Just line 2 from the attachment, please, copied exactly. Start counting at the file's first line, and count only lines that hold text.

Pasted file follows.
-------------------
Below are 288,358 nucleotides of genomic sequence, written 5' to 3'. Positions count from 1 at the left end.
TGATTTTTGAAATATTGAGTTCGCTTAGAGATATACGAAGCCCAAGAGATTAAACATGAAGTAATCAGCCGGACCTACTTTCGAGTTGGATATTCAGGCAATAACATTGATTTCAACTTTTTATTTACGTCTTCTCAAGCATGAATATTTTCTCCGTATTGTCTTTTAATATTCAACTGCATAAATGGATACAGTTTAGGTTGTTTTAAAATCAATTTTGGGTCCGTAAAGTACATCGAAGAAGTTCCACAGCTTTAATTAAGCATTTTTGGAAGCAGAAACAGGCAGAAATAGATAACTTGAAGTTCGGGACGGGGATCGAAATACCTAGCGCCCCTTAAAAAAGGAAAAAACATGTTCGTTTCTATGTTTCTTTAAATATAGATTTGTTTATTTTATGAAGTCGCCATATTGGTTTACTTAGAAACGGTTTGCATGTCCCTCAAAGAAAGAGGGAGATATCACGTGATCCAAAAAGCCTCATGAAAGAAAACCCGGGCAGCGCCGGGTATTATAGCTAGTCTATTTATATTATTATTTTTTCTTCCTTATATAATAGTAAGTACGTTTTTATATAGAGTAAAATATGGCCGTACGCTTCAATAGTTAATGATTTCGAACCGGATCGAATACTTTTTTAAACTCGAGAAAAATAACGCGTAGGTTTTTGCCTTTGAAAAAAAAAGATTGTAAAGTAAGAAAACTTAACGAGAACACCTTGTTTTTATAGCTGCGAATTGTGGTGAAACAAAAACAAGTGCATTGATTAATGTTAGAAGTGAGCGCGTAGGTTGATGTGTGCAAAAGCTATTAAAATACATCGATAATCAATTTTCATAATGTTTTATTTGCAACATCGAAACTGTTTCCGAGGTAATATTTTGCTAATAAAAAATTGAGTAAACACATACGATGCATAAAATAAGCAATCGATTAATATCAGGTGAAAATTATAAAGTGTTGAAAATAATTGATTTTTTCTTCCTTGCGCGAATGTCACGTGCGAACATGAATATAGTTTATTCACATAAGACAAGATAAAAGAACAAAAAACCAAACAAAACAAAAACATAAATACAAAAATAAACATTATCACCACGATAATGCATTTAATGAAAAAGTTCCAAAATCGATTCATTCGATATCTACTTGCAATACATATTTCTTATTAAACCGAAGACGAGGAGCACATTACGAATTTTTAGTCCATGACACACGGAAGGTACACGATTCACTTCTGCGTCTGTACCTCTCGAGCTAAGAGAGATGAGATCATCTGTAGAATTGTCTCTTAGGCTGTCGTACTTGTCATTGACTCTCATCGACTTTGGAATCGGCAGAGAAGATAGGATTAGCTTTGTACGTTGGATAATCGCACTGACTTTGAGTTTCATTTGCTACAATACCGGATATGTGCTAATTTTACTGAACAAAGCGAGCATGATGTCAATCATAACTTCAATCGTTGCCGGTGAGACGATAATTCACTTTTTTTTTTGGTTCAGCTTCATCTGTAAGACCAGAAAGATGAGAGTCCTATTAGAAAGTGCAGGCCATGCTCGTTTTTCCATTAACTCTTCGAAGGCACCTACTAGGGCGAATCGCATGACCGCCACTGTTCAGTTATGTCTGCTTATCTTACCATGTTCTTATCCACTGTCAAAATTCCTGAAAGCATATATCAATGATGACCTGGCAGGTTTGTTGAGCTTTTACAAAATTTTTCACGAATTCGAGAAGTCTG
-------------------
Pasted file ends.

TGATTTTTGAAATATTGAGTTCGCTTAGAGATATACGAAGCCCAAGAGATTAAACATGAAGTAATCAGCCGGACCTACTTTCGAGTTGGATATTCAGGCAATAACATTGATTTCAACTTTTTATTTACGTCTTCTCAAGCATGAATATTTTCTCCGTATTGTCTTTTAATATTCAACTGCATAAATGGATACAGTTTAGGTTGTTTTAAAATCAATTTTGGGTCCGTAAAGTACATCGAAGAAGTTCCACAGCTTTAATTAAGCATTTTTGGAAGCAGAAACAGGCAGAAATAGATAACTTGAAGTTCGGGACGGGGATCGAAATACCTAGCGCCCCTTAAAAAAGGAAAAAACATGTTCGTTTCTATGTTTCTTTAAATATAGATTTGTTTATTTTATGAAGTCGCCATATTGGTTTACTTAGAAACGGTTTGCATGTCCCTCAAAGAAAGAGGGAGATATCACGTGATCCAAAAAGCCTCATGAAAGAAAACCCGGGCAGCGCCGGGTATTATAGCTAGTCTATTTATATTATTATTTTTTCTTCCTTATATAATAGTAAGTACGTTTTTATATAGAGTAAAATATGGCCGTACGCTTCAATAGTTAATGATTTCGAACCGGATCGAATACTTTTTTAAACTCGAGAAAAATAACGCGTAGGTTTTTGCCTTTGAAAAAAAAAGATTGTAAAGTAAGAAAACTTAACGAGAACACCTTGTTTTTATAGCTGCGAATTGTGGTGAAACAAAAACAAGTGCATTGATTAATGTTAGAAGTGAGCGCGTAGGTTGATGTGTGCAAAAGCTATTAAAATACATCGATAATCAATTTTCATAATGTTTTATTTGCAACATCGAAACTGTTTCCGAGGTAATATTTTGCTAATAAAAAATTGAGTAAACACATACGATGCATAAAATAAGCAATCGATTAATATCAGGTGAAAATTATAAAGTGTTGAAAATAATTGATTTTTTCTTCCTTGCGCGAATGTCACGTGCGAACATGAATATAGTTTATTCACATAAGACAAGATAAAAGAACAAAAAACCAAACAAAACAAAAACATAAATACAAAAATAAACATTATCACCACGATAATGCATTTAATGAAAAAGTTCCAAAATCGATTCATTCGATATCTACTTGCAATACATATTTCTTATTAAACCGAAGACGAGGAGCACATTACGAATTTTTAGTCCATGACACACGGAAGGTACACGATTCACTTCTGCGTCTGTACCTCTCGAGCTAAGAGAGATGAGATCATCTGTAGAATTGTCTCTTAGGCTGTCGTACTTGTCATTGACTCTCATCGACTTTGGAATCGGCAGAGAAGATAGGATTAGCTTTGTACGTTGGATAATCGCACTGACTTTGAGTTTCATTTGCTACAATACCGGATATGTGCTAATTTTACTGAACAAAGCGAGCATGATGTCAATCATAACTTCAATCGTTGCCGGTGAGACGATAATTCACTTTTTTTTTTGGTTCAGCTTCATCTGTAAGACCAGAAAGATGAGAGTCCTATTAGAAAGTGCAGGCCATGCTCGTTTTTCCATTAACTCTTCGAAGGCACCTACTAGGGCGAATCGCATGACCGCCACTGTTCAGTTATGTCTGCTTATCTTACCATGTTCTTATCCACTGTCAAAATTCCTGAAAGCATATATCAATGATGACCTGGCAGGTTTGTTGAGCTTTTACAAAATTTTTCACGAATTCGAGAAGTCTG